I'm still in that post-adolescent, pre-"adult" space where, full-disclosure, free food is a major motivational force. So the prospect of a media dinner at Devon Seafood Grill (not to be confused with Devahhhn the street, but rather pronounced after the British seaport) was tempting. But tempered with skepticism. I've walked past the place since it's opened, but have always allowed myself to assume the worst about it. So close to the Mag Mile, so bright and trendy looking -- I assumed it had to be Cheesecake Factory with fish. Which was unappealing on a couple different levels. But the gratuity got the better of me, and I signed on to cover the event. Not to spoil the ending, but I was dead wrong, and Devon is in fact a great alternative to other tourist-trapping Gold Coast restaurants, and probably deserves more tourist and local attention than it currently gets. More details below the fold.
This past weekend while visiting St. Louis for a wedding, my husband and I had the pleasure of dining at Niche--a small, hip restaurant in the Benton Park neighborhood. It also happens to be the home of Gerard Craft, one of Food & Wine magazine's best new chefs of 2008. After reading about Craft and his restaurant a few months ago, I made a reservation. I'm glad I did.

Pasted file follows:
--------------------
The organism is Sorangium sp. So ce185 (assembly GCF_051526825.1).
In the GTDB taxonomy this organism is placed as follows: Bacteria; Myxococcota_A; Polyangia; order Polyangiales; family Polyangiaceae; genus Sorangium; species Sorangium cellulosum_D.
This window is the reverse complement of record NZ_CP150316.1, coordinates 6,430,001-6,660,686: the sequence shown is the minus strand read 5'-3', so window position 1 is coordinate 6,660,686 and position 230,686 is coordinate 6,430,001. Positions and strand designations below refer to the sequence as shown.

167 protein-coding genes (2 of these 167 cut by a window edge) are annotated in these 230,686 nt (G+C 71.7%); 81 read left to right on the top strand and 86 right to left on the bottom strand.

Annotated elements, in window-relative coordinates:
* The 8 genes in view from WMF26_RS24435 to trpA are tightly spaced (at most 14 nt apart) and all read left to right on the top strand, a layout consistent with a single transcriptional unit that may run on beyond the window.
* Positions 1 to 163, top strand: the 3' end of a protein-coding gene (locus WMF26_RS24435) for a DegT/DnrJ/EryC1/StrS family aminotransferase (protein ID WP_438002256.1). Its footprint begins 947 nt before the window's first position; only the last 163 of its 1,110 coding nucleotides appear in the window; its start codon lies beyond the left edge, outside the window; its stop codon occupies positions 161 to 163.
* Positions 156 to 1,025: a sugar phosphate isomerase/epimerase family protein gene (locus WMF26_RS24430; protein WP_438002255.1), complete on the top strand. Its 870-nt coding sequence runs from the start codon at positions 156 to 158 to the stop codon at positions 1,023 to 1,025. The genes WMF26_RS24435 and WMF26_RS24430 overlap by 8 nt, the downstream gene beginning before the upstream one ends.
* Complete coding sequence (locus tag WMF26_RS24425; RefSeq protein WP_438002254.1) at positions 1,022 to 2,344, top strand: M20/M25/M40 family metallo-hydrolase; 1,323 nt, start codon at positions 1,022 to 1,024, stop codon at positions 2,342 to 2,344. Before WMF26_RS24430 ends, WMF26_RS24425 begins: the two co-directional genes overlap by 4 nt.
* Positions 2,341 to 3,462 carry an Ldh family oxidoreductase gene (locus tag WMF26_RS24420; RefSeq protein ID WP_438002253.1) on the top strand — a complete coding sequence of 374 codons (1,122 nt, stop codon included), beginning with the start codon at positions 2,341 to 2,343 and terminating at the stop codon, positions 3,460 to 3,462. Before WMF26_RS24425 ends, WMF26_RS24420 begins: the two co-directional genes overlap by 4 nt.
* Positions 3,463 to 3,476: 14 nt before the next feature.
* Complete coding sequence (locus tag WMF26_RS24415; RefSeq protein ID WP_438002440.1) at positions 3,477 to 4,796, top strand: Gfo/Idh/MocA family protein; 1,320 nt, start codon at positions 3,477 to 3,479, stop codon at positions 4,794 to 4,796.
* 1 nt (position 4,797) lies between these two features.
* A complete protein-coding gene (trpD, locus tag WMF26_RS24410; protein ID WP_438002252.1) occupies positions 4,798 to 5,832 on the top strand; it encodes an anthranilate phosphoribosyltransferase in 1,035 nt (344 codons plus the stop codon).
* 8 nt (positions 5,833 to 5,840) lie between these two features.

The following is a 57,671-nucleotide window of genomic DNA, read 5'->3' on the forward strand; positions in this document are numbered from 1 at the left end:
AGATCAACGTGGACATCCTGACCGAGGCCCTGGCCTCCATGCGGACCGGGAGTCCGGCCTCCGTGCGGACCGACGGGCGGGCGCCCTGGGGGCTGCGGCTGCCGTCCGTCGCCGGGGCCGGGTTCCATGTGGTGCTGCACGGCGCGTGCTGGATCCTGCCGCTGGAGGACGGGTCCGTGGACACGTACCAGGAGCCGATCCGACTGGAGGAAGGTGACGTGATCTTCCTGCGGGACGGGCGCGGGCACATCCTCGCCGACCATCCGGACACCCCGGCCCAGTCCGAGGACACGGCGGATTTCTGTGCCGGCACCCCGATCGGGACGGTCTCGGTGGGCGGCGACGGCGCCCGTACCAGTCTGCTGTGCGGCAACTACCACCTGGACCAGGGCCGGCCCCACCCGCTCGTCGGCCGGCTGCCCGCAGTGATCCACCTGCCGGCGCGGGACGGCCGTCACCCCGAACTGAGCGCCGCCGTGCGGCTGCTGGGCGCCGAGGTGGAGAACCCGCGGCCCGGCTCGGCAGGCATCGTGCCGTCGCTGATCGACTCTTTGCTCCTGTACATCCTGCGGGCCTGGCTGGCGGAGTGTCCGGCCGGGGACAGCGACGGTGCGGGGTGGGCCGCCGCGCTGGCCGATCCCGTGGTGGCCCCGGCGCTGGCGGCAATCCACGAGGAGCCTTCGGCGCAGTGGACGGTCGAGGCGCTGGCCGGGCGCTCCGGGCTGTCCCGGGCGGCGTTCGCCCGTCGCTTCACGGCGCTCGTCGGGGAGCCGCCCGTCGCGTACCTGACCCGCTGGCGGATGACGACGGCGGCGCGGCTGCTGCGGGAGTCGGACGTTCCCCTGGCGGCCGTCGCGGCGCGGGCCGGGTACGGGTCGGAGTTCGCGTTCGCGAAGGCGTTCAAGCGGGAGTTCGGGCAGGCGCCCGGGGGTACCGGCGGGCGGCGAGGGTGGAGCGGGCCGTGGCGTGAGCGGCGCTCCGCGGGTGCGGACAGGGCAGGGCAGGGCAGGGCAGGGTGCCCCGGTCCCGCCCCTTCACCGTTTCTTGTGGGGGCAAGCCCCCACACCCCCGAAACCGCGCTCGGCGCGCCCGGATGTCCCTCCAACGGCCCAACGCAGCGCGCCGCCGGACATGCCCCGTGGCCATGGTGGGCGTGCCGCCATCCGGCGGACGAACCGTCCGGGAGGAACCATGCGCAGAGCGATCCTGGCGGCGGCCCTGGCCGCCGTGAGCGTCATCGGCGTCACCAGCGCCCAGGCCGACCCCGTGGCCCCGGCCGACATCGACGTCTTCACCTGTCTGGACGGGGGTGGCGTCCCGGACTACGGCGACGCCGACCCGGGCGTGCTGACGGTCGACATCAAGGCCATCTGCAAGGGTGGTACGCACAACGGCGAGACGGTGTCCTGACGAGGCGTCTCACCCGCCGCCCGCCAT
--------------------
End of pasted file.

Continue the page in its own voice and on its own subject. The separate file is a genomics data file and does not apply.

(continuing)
When Urban Cafe, a new breakfast-lunch-and-dinner spot, opened down the block from our apartment at 1467 W. Irving Park a couple of weeks ago, my husband and I were thrilled. We love our neighborhood, but the lack of a coffee-and-eggs joint within walking distance has been a bummer on Saturday mornings, especially since we had great options like S&G and Wishbone near our old place.
Urban Cafe is a sunny spot with a friendly owner. We've visited twice, the first time on a weekday for to-go coffees and the most decadent chocolate ganache brownie I've ever had. I told my husband that if he is ever in the dog house with me, he'll have a much better chance of getting out if he gets me one of those brownies.
A fried peanut butter sandwich is just about as good as it gets. At least when the Violet Hour is serving it up with banana inside - and a deep sweetness that just happens to come from honey. (I'm vegan, except that I don't identify with the bees and, while I don't go out of my way to eat their honey, I don't make much effort to avoid it either). I took the sandwich without the bacon that the menu mentions. (I'm more sympathetic to the pigs).